During their military application, potential recruits provide an extensive medical history and undergo a medical examination. During this process, doctors identify and evaluate eczema and other medical issues that could affect the candidate’s service.
Restrictions and medical screening don’t necessarily rule out serving in the military with eczema, however. Waivers are sometimes granted to military candidates, said Wong.
“There are medical regulations that guide each medical diagnosis and determine whether a medical condition is compatible with military service,” she explained. “In some cases, such as with mild eczema, even though the condition is initially disqualifying, a waiver can be considered on a case-by-case basis.”
The USAF amended its rules in 2018 so that select candidates with mild forms of eczema can get waivers with occupational restrictions. Wong explained how this might work.
“If, for example, a candidate was diagnosed with chronic eczema and their primary symptoms were hand dermatitis — such as severe dryness, cracking, peeling and bleeding — they may be restricted from aircraft or vehicle maintenance, where they have to work with their hands and wear gloves,” she said.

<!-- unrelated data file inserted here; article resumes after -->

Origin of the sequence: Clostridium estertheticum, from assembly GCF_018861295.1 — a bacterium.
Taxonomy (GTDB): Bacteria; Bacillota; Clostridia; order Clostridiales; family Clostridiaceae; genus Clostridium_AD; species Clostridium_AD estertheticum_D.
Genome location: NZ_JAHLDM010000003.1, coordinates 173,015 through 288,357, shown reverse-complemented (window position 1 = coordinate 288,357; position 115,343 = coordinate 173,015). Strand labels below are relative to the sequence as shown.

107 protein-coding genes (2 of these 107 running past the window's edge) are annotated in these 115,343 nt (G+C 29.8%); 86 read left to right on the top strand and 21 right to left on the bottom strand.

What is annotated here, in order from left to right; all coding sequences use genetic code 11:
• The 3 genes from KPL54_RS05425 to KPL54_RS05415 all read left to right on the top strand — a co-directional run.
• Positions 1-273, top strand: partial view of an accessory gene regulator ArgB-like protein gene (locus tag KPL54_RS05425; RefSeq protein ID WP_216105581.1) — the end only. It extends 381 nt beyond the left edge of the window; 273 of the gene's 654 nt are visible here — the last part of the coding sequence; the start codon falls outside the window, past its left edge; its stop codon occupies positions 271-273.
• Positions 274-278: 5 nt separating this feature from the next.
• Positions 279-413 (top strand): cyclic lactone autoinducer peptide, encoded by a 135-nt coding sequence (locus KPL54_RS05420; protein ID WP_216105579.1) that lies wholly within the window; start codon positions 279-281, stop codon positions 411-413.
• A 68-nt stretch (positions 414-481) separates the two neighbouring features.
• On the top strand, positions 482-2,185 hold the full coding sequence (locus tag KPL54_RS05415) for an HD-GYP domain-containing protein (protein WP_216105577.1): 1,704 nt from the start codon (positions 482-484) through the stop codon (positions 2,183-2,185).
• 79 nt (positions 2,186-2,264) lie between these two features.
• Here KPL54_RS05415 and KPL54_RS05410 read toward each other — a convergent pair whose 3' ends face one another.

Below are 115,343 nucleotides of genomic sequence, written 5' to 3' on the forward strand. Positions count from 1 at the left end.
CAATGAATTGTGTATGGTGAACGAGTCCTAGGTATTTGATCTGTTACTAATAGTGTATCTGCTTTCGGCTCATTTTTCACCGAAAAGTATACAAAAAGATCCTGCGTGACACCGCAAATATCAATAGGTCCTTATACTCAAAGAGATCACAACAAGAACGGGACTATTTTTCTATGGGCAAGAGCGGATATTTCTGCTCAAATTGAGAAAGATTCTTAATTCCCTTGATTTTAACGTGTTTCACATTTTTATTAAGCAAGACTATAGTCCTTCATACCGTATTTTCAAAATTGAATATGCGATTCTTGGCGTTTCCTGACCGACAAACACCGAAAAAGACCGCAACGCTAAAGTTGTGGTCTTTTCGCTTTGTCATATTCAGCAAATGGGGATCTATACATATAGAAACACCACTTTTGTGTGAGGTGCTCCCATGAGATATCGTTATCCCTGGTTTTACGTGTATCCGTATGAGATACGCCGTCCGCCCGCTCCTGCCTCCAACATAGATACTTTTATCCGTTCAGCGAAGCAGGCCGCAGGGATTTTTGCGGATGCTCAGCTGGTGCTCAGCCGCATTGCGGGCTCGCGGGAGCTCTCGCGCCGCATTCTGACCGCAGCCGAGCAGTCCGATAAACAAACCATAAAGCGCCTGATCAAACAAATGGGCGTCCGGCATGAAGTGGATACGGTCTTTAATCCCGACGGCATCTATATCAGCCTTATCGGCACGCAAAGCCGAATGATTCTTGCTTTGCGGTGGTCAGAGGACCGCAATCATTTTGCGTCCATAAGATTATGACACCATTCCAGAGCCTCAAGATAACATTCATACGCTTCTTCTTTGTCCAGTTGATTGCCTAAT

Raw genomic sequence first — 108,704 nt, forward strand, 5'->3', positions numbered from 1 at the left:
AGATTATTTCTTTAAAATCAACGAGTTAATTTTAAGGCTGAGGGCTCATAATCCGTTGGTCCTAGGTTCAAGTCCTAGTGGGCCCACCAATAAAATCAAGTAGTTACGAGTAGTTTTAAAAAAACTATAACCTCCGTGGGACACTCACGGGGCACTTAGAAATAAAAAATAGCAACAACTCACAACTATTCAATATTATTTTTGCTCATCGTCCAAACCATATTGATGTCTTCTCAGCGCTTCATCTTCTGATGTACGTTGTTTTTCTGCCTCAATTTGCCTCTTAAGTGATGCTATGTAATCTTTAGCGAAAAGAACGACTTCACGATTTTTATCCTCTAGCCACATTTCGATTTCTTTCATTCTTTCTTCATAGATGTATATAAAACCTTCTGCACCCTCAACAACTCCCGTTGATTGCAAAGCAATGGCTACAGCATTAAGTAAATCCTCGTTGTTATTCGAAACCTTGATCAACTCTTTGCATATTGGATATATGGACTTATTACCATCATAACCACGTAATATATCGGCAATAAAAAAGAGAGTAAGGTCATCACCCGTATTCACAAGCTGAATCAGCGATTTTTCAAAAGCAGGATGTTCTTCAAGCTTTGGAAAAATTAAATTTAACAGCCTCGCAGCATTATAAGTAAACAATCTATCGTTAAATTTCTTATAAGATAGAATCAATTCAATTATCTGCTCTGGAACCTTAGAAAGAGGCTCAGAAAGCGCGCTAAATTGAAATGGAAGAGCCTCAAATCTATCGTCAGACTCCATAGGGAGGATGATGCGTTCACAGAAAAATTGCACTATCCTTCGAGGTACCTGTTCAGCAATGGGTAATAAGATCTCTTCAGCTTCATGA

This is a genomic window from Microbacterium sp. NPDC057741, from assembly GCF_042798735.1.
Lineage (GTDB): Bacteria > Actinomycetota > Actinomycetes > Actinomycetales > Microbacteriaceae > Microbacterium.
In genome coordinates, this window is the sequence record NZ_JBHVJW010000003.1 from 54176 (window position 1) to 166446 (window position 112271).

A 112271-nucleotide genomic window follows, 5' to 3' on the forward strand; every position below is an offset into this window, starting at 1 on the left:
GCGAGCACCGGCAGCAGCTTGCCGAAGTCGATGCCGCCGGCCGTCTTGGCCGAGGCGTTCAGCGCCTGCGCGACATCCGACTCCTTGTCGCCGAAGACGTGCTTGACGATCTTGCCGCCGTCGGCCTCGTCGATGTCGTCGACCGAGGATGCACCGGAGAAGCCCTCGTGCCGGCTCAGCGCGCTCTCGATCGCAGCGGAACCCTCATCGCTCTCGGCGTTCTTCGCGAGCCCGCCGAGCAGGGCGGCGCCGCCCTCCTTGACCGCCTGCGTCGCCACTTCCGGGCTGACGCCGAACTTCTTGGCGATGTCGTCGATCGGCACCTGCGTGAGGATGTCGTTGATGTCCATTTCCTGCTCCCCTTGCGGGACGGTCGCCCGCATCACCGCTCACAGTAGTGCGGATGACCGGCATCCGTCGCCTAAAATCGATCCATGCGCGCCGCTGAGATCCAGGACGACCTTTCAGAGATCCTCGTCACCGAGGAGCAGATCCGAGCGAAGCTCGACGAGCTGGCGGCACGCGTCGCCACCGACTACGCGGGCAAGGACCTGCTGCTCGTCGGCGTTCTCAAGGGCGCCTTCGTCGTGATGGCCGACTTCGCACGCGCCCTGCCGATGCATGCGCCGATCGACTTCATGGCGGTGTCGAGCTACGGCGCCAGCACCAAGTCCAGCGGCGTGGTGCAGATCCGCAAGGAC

Active duty members can also develop eczema on the job. When this happens, a medical evaluation board reviews the case, weighing a number of factors, including the type and severity of eczema and the requirements of the person’s job.
“Generally, if they are able to perform the military duties they were trained to do and can safely go on military deployments, then they will be able to continue their military duties,” said Wong.
Overall, the system helps prevent major eczema-related problems for recruits and military operations, according to a 2019 Military Medicine review. It reported that, from 2003 to 2006, when there were up to 159,000 troops in Iraq and Afghanistan, there were only 35 evacuations directly attributed to eczema.
Sometimes, despite regulations, the issue of eczema isn’t raised with military members.
Emily Potter, 40, entered the Army in 2001 after graduating from West Point. She’d had flares of AD on her hands since childhood and wasn’t aware of the military restrictions around eczema until interviewed for this article.